Founder of the radical terrorist outfit Tehreek-ul-Mujahideen (TuM) and a top-ranking leader of Ahl-e-Hadith, 80-year-old Abdul Gani Dar alias Abdullah Gazali of Russu, Budgam, was found dead inside Jamia Masjid Ahl-e-Hadith at Maisuma. The location is close to the business hub of Lalchowk in Srinagar, and also the residential locality of the detained JKLF chairman Yasin Malik.
Police said the body was handed over to the cleric’s family after a team of doctors conducted the postmortem.
Internal War in Ahl-e-Hadith
“Prima facie, it appeared that someone had him forcefully in his head with an iron rod that led to his death. Samples have been lifted and CCTV footage is being scanned in various attempts to identify the assassin”, a senior police officer told The Quint. According to him, police suspected Gazali’s killing as part of the factional feud within the puritanical Ahl-e-Hadith community.
“We are investigating some leads indicating the hand of another cleric in this assassination”, he added and said that there was reportedly nobody other than the cleric inside the mosque when he was found motionless in a pool of blood.
Gazali is the third top ranking Ahl-e-Hadith leader who has been killed by unidentified persons at the same mosque in Maisuma in the last 21 years.
Then head of the organisation, Professor Mohammad Ramzan was attacked and left injured by unidentified gunmen around the same mosque when he was coming out after performing the Friday congregational prayers on 29 January 1999. Subsequently, he died at a hospital on 15 February 1999.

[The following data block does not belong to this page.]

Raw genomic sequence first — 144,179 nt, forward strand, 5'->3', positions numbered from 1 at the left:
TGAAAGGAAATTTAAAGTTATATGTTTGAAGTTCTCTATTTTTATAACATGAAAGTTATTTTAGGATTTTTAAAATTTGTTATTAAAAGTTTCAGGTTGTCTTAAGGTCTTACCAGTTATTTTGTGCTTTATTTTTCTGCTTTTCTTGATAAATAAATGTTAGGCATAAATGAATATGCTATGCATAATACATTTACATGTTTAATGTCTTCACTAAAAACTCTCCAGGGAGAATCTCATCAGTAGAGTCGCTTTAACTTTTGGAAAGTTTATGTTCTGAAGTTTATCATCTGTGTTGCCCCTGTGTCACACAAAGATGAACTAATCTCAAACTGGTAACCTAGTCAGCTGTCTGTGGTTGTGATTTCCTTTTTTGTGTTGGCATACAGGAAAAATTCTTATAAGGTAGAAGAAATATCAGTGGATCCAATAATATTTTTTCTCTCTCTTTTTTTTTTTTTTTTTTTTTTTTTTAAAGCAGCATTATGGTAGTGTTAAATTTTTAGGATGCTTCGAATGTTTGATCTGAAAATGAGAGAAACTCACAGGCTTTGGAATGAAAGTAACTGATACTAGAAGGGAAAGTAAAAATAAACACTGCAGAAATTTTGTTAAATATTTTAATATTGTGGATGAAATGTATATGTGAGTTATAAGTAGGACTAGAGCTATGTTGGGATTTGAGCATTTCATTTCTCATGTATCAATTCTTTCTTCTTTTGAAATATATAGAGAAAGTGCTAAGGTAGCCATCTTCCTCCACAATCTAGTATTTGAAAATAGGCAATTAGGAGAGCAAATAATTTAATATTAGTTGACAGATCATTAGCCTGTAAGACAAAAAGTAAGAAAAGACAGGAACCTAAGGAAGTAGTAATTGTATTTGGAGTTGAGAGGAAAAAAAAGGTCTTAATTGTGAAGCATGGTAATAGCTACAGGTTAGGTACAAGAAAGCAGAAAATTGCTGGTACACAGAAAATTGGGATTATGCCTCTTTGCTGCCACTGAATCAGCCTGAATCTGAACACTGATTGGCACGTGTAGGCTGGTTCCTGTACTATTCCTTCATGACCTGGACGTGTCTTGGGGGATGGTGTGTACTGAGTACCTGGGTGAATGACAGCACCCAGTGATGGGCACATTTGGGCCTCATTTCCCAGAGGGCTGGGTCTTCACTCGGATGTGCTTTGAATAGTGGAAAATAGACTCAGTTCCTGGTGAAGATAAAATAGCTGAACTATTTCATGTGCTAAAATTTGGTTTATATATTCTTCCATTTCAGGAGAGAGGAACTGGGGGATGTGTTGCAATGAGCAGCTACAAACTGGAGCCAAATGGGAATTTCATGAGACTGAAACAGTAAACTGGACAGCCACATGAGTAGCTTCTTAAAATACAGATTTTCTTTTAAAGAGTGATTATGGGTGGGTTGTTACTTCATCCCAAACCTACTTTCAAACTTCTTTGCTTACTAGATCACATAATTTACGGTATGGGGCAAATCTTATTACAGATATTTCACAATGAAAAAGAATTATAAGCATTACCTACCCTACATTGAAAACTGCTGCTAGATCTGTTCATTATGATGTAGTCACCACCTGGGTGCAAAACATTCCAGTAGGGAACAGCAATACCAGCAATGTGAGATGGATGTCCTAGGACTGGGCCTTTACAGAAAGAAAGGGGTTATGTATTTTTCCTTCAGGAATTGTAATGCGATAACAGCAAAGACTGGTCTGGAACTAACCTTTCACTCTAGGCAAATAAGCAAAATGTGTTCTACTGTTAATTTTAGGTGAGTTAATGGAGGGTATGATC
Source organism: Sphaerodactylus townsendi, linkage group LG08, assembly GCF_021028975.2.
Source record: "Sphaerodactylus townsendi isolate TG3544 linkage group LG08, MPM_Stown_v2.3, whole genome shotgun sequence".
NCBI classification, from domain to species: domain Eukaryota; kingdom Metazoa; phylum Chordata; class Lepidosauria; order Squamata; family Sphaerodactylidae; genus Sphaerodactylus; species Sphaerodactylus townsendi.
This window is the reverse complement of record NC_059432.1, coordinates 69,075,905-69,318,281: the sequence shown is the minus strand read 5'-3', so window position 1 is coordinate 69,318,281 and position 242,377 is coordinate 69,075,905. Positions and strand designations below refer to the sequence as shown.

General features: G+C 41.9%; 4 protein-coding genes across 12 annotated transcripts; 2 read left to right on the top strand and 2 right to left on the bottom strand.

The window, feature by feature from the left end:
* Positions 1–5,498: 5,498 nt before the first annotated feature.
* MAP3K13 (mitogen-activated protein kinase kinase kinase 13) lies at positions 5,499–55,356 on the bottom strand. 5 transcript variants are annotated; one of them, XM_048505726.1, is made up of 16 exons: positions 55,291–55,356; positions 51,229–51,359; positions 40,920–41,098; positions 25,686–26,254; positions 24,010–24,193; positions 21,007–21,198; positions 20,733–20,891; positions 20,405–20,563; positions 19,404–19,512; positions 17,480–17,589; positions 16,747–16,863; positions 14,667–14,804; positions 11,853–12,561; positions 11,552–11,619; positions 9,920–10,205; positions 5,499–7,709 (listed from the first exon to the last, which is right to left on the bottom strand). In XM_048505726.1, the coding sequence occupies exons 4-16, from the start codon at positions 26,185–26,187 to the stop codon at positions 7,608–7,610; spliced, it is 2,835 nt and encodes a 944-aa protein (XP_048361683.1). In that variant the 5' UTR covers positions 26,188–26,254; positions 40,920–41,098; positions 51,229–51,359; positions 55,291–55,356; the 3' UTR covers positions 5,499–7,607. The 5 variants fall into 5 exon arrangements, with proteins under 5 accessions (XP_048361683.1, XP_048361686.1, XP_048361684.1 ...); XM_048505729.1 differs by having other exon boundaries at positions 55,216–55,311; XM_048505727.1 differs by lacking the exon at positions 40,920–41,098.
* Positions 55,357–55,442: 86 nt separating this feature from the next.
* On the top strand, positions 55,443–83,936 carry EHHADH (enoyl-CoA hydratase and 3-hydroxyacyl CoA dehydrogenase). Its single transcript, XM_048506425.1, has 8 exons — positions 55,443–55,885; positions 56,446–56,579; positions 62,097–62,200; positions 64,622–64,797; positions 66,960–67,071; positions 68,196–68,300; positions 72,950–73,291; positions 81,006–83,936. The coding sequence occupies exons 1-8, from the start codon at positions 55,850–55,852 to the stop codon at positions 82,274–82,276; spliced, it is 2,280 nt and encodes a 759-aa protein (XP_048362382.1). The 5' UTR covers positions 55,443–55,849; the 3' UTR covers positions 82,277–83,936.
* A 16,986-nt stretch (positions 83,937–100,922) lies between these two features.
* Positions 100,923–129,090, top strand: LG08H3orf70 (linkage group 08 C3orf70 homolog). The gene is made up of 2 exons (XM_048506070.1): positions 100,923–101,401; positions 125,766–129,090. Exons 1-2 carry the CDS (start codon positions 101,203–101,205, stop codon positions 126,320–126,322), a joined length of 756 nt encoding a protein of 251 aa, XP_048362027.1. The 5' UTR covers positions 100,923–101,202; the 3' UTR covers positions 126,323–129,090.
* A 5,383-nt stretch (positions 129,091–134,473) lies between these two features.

The organisation’s second top leader, 55-year-old Maulana Shaukat Shah, was killed in an IED blast outside the same mosque by unidentified terrorists, believed to be his rivals within the organisation, on 8 April 2011. Shah, was known for his moderate outlook and proximity to Yasin Malik as well as then Omar Abdullah’s National Conference government in the State.
Factional Violence is Nothing New in Ahl-e-Hadith Ranks
In a 400-page charge-sheet filed by police in the court of Chief Judicial Magistrate Srinagar on 14 July 2011, Gazali was mentioned as one among six terrorists who had planned and executed Shah’s assassination.
Others in the challan were identified as Javed Ahmad Munshi alias Bil Papa of Chhanpora, Nisar Ahmad Khan alias Ishaq, Abdul Majid Dar alias Al-Madani, Reyaz Ahmad Shah and Gulzar Ahmad Khan. According to the police, they were all associated with Shah’s rival group within the organisation which did not tolerate his bonhomie with “secular and moderate separatists”.
Shah’s assassination triggered a war within the Valley’s separatist camp as it was for the first time that members of his organisation and family blamed “insiders” for his killing and announced their cooperation with the Police investigation.
Sometime after that, senior Hurriyat leader Prof Abdul Gani Bhat created ripples with a statement when, speaking at a remembrance ceremony, he asserted that most of the separatist leaders and clerics including Mirwaiz Maulvi Farooq, Qazi Nisar Ahmad, Prof Abdul Ahad Wani and Abdul Gani Lone had been killed “by our own men”.